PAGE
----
"The salinity of the north Atlantic is the canary of the climate system," Spero said.

Andy Fell | EurekAlert!
Further information:
http://www.ucdavis.edu

More articles from Earth Sciences:

nachricht NASA sees the end of ex-Tropical Cyclone 02W
21.04.2017 | NASA/Goddard Space Flight Center

nachricht New research unlocks forests' potential in climate change mitigation
21.04.2017 | Clemson University

All articles from Earth Sciences >>>

The most recent press releases about innovation >>>

Die letzten 5 Focus-News des innovations-reports im Überblick:

Im Focus: Deep inside Galaxy M87

The nearby, giant radio galaxy M87 hosts a supermassive black hole (BH) and is well-known for its bright jet dominating the spectrum over ten orders of magnitude in frequency. Due to its proximity, jet prominence, and the large black hole mass, M87 is the best laboratory for investigating the formation, acceleration, and collimation of relativistic jets. A research team led by Silke Britzen from the Max Planck Institute for Radio Astronomy in Bonn, Germany, has found strong indication for turbulent processes connecting the accretion disk and the jet of that galaxy providing insights into the longstanding problem of the origin of astrophysical jets.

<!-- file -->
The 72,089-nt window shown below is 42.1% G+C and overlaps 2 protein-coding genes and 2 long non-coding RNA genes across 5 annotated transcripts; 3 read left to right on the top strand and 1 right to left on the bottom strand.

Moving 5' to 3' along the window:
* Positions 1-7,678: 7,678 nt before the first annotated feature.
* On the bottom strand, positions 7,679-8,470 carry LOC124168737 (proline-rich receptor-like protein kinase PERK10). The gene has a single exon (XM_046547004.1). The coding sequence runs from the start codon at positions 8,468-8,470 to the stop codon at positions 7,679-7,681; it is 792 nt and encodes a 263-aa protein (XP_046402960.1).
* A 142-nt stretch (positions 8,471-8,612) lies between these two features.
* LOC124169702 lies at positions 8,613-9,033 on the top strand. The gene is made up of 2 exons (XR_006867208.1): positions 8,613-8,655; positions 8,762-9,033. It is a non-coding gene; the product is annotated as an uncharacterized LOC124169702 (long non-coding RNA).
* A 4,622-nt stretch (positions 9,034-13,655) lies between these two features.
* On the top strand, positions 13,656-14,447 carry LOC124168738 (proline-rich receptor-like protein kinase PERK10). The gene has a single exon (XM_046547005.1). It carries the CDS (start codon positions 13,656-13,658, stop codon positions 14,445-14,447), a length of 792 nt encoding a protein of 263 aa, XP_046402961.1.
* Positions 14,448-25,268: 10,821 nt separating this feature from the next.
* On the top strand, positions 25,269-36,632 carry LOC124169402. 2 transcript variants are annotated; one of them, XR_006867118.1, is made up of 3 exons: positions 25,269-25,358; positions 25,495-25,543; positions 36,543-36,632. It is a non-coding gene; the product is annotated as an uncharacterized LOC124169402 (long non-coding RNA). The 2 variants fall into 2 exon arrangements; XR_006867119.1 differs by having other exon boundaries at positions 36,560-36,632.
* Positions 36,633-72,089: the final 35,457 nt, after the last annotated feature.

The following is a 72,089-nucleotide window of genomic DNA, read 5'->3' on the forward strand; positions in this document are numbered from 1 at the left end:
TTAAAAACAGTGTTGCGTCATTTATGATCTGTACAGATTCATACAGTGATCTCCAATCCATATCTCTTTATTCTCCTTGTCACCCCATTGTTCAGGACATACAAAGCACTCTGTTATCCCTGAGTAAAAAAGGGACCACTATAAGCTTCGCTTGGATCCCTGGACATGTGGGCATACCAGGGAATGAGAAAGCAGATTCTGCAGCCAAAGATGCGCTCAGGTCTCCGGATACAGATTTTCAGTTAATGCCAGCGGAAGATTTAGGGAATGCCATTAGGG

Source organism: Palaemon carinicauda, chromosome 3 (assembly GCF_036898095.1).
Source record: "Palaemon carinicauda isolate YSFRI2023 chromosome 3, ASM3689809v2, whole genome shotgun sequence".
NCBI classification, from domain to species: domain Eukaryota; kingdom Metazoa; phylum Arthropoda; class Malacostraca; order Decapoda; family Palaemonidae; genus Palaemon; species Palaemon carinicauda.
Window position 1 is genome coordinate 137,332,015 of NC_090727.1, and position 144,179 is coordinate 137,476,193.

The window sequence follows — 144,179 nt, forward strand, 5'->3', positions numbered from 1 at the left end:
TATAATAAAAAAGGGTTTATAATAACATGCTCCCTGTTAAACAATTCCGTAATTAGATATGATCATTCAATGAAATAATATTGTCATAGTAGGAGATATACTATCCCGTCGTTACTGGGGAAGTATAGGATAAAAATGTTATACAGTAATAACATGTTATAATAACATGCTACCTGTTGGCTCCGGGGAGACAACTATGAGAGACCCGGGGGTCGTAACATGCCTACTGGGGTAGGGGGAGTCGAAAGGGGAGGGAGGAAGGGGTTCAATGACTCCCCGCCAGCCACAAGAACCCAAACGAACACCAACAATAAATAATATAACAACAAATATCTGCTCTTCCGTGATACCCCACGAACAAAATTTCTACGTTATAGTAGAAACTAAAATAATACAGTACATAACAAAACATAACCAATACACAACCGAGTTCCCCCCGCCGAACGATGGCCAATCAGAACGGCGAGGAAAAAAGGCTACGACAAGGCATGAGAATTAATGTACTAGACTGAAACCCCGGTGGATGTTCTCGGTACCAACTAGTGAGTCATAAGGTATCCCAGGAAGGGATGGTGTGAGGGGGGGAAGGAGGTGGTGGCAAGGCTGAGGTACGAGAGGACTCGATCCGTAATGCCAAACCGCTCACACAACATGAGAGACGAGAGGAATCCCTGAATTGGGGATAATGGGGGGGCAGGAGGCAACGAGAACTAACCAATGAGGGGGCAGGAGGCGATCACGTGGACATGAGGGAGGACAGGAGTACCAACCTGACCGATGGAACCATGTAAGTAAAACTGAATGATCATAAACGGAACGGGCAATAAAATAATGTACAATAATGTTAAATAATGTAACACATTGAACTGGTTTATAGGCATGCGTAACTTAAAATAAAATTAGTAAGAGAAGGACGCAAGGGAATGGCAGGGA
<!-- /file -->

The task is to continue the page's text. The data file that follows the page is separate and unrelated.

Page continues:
Supermassive black holes form some of the most enigmatic phenomena in astrophysics. Their enormous energy output is supposed to be generated by the...

Im Focus: A Quantum Low Pass for Photons

Physicists in Garching observe novel quantum effect that limits the number of emitted photons.

The probability to find a certain number of photons inside a laser pulse usually corresponds to a classical distribution of independent events, the so-called...

Im Focus: Microprocessors based on a layer of just three atoms